Pine Nuts 




Lemon Zest


Sunflower Seeds

Chili Flakes



Nutritional Yeast

Curry is more often considered a powder or paste. However, I've included it here since at it serves as the base for many sauces. A homemade curry powder is more fragrant than any pre-made mix, and is an important lesson in creating balance through spices and aromatics. Curry, a Tamil word meaning sauce, can describe an array of mixtures depending on which part of the world you find yourself in. Our version uses whole spices which, when toasted and ground by hand, fill your kitchen with a delightfully potent aroma. I use this powder as a base for soups, a seasoning mix for popcorn, and blended with some peanut butter and coconut milk for a flavorful dipping sauce.


Did you know curries are a blend of spices, and each one tells us a history about travel, trade, and the economy?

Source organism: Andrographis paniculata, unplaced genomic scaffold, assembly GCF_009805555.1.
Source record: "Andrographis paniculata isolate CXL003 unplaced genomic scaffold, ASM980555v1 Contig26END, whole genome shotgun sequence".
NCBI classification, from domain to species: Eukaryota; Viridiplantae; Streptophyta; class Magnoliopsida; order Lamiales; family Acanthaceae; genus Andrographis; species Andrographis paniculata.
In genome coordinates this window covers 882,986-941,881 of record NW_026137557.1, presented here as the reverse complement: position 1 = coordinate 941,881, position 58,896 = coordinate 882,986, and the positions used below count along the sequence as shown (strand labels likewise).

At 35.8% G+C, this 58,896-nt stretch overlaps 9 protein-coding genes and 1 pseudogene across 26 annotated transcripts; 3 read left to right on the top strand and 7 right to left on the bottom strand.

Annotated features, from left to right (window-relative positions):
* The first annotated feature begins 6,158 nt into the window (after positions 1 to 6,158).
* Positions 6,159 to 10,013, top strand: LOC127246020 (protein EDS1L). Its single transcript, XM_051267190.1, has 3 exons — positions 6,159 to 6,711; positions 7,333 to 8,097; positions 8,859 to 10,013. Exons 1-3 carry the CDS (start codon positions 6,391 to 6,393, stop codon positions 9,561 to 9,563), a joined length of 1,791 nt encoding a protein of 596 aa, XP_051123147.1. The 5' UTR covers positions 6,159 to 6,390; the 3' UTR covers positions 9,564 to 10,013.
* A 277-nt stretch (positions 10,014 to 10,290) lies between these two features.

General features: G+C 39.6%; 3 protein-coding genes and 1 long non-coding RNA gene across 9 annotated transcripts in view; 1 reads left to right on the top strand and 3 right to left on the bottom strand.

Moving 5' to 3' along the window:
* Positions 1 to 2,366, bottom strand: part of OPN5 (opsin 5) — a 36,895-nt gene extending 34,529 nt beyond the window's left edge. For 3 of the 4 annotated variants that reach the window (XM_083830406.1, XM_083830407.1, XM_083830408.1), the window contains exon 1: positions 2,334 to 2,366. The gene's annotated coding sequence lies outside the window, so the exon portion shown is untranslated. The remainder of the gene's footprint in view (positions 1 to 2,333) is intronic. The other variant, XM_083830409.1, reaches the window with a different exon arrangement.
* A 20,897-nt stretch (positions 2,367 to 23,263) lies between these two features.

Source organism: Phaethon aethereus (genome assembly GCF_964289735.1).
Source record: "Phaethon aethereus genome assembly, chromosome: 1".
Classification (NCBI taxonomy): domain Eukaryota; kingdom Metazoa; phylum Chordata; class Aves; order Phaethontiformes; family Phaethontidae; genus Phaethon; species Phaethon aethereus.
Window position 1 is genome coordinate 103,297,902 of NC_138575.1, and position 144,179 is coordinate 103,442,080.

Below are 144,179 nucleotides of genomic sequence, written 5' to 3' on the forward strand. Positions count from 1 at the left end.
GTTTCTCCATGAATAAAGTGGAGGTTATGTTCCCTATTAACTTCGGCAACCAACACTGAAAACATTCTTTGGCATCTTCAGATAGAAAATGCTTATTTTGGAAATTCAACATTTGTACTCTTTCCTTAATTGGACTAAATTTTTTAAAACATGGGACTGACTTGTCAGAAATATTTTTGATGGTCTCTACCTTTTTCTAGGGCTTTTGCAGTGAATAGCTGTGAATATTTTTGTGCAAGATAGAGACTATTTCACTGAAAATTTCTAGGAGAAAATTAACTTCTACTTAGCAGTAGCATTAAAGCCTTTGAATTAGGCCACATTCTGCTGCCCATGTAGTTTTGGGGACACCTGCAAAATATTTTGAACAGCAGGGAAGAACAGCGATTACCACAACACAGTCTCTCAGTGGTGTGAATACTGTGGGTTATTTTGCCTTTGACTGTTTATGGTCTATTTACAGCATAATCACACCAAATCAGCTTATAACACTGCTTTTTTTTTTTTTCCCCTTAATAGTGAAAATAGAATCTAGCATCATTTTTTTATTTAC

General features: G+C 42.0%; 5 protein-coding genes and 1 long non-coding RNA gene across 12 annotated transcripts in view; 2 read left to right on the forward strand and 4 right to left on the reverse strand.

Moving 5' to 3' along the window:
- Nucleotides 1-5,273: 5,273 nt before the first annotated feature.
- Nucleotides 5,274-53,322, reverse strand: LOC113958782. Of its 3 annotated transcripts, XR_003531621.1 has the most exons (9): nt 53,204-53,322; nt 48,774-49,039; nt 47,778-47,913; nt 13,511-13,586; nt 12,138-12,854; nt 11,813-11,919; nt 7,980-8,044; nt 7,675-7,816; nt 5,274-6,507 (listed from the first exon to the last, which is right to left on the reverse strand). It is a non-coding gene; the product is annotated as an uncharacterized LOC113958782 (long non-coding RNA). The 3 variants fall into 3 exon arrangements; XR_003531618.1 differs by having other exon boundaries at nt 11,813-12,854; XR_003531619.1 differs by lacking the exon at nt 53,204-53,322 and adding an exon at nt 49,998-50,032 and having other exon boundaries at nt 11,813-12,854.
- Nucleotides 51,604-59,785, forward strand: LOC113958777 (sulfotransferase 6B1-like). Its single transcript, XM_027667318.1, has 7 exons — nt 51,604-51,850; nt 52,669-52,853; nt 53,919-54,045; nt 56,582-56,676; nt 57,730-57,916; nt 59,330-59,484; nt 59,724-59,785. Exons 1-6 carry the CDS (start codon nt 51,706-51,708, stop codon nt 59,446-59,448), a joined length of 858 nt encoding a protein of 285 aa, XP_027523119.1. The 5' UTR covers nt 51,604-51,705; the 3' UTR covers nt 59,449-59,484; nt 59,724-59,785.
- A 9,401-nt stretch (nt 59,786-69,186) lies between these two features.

As you become more familiar with the sauces and flavor combinations that please your palate, we believe you’ll find more confidence in the kitchen and, as Alison so aptly states, discover the “culinary wizard inside of you.”


Madras Curry Powder
makes 1 cup

2 tablespoons whole coriander seeds

1 tablespoon whole cumin seeds

1 teaspoon fenugreek seeds

10 to 15 whole green cardamom pods

1 teaspoon whole black pepper

5 to 6 long, mild Kashmiri chilies, dried

2 teaspoons ground cinnamon

2 tablespoons ground turmeric

Toast the first 6 spices, one at a time, in a medium hot, heavy pan until fragrant. This can take anywhere from 30 seconds to 1 minute per spice. (they should become fragrant, but not smoky). Place each in the same bowl and let them cool completely. Place the toasted spices, and ground cinnamon and turmeric in a the bowl of a mortar and pestle, and pound it into a powder. If you don't have a mortar, use a spice grinder or powerful blender to grind it. To store, place it in an airtight tin in a cool, dark place. It should keep for at least 6 months, though the fresher the better.



Follow along as we cook our way this summer through our cookbook, The Haven's Kitchen Cooking School. Find our stories on our blog, Instagram, Facebook or through our hashtags: #havenskitchencookbook, #hknycookbook and #cookwithconfidence.